Unions have made it nearly impossible to remove ineffective and poorly performing teachers, and an effort by California lawmakers to crack open the door just a little is meeting stiff resistance.
California is one of six states where elementary- and secondary-school teachers can attain tenure after just two years. A bill that would lengthen this requirement to a more-reasonable three years barely managed to squeak out of the Assembly Education Committee, but teachers’ unions are sure to keep fighting it every step of the way.
The unions insist they have the best interests of children at heart. If that were true, they would support repealing tenure laws entirely and moving toward a merit-based system of advancement. Doing that would return employment decisions back to school administrators and put students first.
It’s just common sense. If numerous patients die because of medical malpractice, a doctor’s license will be revoked. If politicians do not fulfill promises, voters can remove them from office. Schools should be able to remove incompetent teachers.
These reforms are long overdue. As of 2016, the United States has fallen to 39th globally in math and 24th in reading. Teachers’ unions have insisted that higher educator salaries will fix the problem, but even after decades of raising teacher pay and retirement benefits, student achievement has remained stagnant.
In fact, there is little evidence that student achievement can be improved simply by spending more. Public schools in Washington, D.C., spend more per pupil than do their counterparts in almost any state in the nation, but they also rank near the bottom in quality. A Cato Institute analysis of all 50 states shows that the trend holds: Increased spending does not lead to better outcomes.
Tenure laws keep ineffective teachers in the classroom and increase the costs to fire them. In California, only 22 teachers were dismissed for unsatisfactory performance in the period 2003–13. This means that only 0.0008 percent of California’s 277,000 teachers are fired each year despite lackluster educational outcomes.
The lengthy and expensive dismissal process discourages principals from removing teachers. For instance, firing a single teacher in New York City in 2008 cost taxpayers $250,000 and took over six months. Mayor Michael Bloomberg subsequently called for a merit-based system for determining layoffs.
If tenure laws were replaced with merit-based advancement, good teachers would be rewarded for their performance and would be less likely to leave in their first few years.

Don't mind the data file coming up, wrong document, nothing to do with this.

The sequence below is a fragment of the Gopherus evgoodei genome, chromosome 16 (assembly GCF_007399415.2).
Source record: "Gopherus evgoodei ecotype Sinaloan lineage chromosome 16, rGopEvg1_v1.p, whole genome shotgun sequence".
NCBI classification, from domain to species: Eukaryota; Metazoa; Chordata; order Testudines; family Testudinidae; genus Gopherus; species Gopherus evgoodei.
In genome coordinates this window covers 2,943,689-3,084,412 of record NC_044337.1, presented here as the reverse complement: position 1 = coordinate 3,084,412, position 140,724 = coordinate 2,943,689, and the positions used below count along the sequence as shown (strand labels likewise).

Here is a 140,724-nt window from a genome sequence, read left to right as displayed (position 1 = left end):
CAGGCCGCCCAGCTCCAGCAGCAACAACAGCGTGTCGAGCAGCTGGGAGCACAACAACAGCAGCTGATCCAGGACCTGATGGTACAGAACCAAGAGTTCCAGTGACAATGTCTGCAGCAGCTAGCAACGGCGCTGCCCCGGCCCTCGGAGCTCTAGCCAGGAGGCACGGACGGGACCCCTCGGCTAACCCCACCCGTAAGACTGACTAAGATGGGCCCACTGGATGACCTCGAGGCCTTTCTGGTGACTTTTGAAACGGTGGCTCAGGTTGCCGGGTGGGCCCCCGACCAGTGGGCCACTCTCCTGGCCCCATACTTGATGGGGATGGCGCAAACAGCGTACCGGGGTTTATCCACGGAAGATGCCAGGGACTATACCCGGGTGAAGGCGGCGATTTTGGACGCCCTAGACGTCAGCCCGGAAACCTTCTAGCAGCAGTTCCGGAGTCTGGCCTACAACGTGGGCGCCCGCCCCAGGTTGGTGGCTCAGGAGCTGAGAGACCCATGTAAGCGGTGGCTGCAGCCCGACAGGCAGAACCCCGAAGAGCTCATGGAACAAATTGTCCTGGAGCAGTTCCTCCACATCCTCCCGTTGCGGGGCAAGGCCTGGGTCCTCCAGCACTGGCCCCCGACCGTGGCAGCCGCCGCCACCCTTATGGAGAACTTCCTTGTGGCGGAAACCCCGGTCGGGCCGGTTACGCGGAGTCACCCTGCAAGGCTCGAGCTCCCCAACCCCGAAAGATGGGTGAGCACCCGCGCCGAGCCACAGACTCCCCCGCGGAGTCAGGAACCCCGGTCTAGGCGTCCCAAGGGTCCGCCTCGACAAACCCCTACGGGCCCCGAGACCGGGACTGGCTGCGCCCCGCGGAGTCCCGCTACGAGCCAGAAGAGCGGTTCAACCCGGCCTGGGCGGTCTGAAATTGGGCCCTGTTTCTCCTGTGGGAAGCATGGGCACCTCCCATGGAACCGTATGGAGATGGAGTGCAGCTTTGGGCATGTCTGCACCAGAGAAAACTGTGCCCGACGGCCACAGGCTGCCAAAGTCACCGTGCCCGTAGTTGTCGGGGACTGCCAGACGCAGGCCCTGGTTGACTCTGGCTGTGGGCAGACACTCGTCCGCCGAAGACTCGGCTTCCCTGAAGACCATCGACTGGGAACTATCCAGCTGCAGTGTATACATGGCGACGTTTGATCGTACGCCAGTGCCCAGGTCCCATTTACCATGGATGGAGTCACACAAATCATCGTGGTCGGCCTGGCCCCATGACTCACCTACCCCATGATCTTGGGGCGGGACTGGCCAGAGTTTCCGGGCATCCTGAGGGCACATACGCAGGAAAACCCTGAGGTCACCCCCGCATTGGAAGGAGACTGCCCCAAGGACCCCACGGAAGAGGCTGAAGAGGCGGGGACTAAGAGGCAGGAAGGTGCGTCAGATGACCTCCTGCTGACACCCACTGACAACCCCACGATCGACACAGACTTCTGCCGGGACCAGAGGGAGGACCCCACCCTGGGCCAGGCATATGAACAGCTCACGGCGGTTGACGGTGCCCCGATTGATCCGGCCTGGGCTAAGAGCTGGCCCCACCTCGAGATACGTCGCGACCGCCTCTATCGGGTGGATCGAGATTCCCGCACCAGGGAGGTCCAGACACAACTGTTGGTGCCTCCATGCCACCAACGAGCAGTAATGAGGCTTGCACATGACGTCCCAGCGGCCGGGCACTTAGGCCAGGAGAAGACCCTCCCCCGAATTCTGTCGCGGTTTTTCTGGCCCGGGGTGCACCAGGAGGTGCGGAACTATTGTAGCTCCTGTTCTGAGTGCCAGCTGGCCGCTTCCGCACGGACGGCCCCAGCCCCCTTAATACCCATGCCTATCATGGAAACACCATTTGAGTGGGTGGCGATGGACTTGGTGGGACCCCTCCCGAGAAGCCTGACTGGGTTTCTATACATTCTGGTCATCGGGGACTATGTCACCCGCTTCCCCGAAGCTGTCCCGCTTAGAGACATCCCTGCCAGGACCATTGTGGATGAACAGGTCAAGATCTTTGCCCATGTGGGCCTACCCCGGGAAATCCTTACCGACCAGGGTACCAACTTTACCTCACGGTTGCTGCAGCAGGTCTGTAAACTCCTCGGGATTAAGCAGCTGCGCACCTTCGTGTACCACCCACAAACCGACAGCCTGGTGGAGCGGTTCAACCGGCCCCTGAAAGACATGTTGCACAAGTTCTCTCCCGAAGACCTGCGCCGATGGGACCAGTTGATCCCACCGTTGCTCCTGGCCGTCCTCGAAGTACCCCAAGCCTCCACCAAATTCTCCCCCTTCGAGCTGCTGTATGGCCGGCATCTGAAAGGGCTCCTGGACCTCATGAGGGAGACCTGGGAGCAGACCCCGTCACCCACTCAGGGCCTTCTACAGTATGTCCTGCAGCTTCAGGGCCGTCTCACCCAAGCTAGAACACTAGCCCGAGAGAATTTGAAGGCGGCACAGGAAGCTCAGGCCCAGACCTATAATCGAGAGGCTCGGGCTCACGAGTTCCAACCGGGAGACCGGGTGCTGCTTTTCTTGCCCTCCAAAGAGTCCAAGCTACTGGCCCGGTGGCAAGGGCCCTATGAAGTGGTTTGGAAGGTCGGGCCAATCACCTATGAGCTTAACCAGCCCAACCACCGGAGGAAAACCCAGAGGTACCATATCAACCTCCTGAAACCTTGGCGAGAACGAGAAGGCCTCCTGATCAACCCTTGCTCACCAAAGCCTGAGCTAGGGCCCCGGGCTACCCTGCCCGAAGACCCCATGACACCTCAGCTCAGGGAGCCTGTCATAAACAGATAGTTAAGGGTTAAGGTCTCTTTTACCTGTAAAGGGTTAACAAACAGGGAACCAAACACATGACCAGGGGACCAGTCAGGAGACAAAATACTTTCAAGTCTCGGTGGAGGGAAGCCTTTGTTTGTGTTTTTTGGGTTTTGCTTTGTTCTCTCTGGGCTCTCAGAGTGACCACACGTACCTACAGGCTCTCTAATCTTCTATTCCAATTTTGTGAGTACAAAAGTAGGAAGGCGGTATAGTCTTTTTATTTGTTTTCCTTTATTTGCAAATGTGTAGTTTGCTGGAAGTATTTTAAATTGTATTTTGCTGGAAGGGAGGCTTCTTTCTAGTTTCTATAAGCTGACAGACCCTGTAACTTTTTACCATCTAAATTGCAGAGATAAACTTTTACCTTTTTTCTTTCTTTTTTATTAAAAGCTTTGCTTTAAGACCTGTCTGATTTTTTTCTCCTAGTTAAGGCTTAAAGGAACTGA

While tenure provides job security to teachers who have taught for a specified number of years, it has, ironically, contributed to high turnover. New teachers are frequently given the most challenging teaching assignments, and they are the first to be let go when school districts face budget constraints. Consequently, 41 percent of new teachers leave the classroom within their first five years.
Richard Ingersoll, professor of education and sociology at the University of Pennsylvania, found that the “revolving door of turnover” costs school districts and states up to some $2.2 billion annually. For every teacher who quits a Chicago public school, it costs $17,872 to recruit, hire, and train a new teacher. High turnover remains a drain on educational resources that could be better spent updating textbooks or improving the reading skills of low-income students.
High turnover also weakens the trust and confidence in student–teacher relationships. A 2007 study by the National Institutes of Health concluded that strong student–teacher relationships led students to “work harder in the classroom, persevere in the face of difficulties, accept teacher direction and criticism, and cope better with stress.”
If tenure laws were replaced with merit-based advancement, good teachers would be rewarded for their performance and would be less likely to leave in their first few years. In 2013, North Carolina legislators repealed teacher-tenure laws. The following year, the rate of teacher turnover fell by over a third. It now stands below 7 percent annually.
In contrast, South Carolina, Texas, and Arizona all have turnover rates exceeding 13 percent, with Arizona leading the nation at 18.8 percent. All three states feature tenure laws that reward seniority over merit.
State legislatures in California and elsewhere should stand up to teacher unions and institute merit-based performance models, which prioritize ability over seniority. They should also follow the examples set by Florida, Idaho, Kansas, and North Carolina, which have all eliminated tenure. After all, the education of children should come before the job security of adults.